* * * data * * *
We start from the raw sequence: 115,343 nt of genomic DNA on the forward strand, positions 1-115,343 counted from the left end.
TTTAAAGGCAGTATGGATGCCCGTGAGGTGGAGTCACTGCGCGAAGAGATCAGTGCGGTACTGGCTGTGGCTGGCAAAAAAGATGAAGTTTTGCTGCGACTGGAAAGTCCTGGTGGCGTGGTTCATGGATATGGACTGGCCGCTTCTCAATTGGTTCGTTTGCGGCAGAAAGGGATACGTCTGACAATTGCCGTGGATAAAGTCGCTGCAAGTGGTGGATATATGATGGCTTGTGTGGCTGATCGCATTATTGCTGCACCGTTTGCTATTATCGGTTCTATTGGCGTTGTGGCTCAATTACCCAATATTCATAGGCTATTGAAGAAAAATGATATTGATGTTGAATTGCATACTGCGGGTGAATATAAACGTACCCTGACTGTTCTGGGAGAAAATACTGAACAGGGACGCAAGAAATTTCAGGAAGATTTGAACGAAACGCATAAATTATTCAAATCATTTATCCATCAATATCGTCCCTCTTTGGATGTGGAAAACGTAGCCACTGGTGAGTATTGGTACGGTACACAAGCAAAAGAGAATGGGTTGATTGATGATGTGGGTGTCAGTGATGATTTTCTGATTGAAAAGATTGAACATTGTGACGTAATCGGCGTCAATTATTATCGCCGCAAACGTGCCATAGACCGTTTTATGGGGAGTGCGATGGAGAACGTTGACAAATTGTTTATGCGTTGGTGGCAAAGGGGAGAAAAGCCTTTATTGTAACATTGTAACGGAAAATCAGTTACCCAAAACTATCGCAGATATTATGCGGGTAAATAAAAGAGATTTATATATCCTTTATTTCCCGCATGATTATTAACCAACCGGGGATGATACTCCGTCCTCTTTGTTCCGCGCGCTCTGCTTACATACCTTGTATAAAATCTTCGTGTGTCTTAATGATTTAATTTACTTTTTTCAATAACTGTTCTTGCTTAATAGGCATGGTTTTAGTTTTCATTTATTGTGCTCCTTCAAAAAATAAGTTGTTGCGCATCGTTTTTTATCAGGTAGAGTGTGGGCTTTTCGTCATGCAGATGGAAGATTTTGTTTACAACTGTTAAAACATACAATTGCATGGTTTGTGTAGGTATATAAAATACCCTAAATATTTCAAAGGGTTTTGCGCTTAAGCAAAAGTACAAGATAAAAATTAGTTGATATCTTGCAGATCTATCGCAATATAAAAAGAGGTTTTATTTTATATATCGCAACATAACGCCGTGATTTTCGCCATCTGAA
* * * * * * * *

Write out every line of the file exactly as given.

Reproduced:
We start from the raw sequence: 115,343 nt of genomic DNA on the forward strand, positions 1-115,343 counted from the left end.
TTTAAAGGCAGTATGGATGCCCGTGAGGTGGAGTCACTGCGCGAAGAGATCAGTGCGGTACTGGCTGTGGCTGGCAAAAAAGATGAAGTTTTGCTGCGACTGGAAAGTCCTGGTGGCGTGGTTCATGGATATGGACTGGCCGCTTCTCAATTGGTTCGTTTGCGGCAGAAAGGGATACGTCTGACAATTGCCGTGGATAAAGTCGCTGCAAGTGGTGGATATATGATGGCTTGTGTGGCTGATCGCATTATTGCTGCACCGTTTGCTATTATCGGTTCTATTGGCGTTGTGGCTCAATTACCCAATATTCATAGGCTATTGAAGAAAAATGATATTGATGTTGAATTGCATACTGCGGGTGAATATAAACGTACCCTGACTGTTCTGGGAGAAAATACTGAACAGGGACGCAAGAAATTTCAGGAAGATTTGAACGAAACGCATAAATTATTCAAATCATTTATCCATCAATATCGTCCCTCTTTGGATGTGGAAAACGTAGCCACTGGTGAGTATTGGTACGGTACACAAGCAAAAGAGAATGGGTTGATTGATGATGTGGGTGTCAGTGATGATTTTCTGATTGAAAAGATTGAACATTGTGACGTAATCGGCGTCAATTATTATCGCCGCAAACGTGCCATAGACCGTTTTATGGGGAGTGCGATGGAGAACGTTGACAAATTGTTTATGCGTTGGTGGCAAAGGGGAGAAAAGCCTTTATTGTAACATTGTAACGGAAAATCAGTTACCCAAAACTATCGCAGATATTATGCGGGTAAATAAAAGAGATTTATATATCCTTTATTTCCCGCATGATTATTAACCAACCGGGGATGATACTCCGTCCTCTTTGTTCCGCGCGCTCTGCTTACATACCTTGTATAAAATCTTCGTGTGTCTTAATGATTTAATTTACTTTTTTCAATAACTGTTCTTGCTTAATAGGCATGGTTTTAGTTTTCATTTATTGTGCTCCTTCAAAAAATAAGTTGTTGCGCATCGTTTTTTATCAGGTAGAGTGTGGGCTTTTCGTCATGCAGATGGAAGATTTTGTTTACAACTGTTAAAACATACAATTGCATGGTTTGTGTAGGTATATAAAATACCCTAAATATTTCAAAGGGTTTTGCGCTTAAGCAAAAGTACAAGATAAAAATTAGTTGATATCTTGCAGATCTATCGCAATATAAAAAGAGGTTTTATTTTATATATCGCAACATAACGCCGTGATTTTCGCCATCTGAA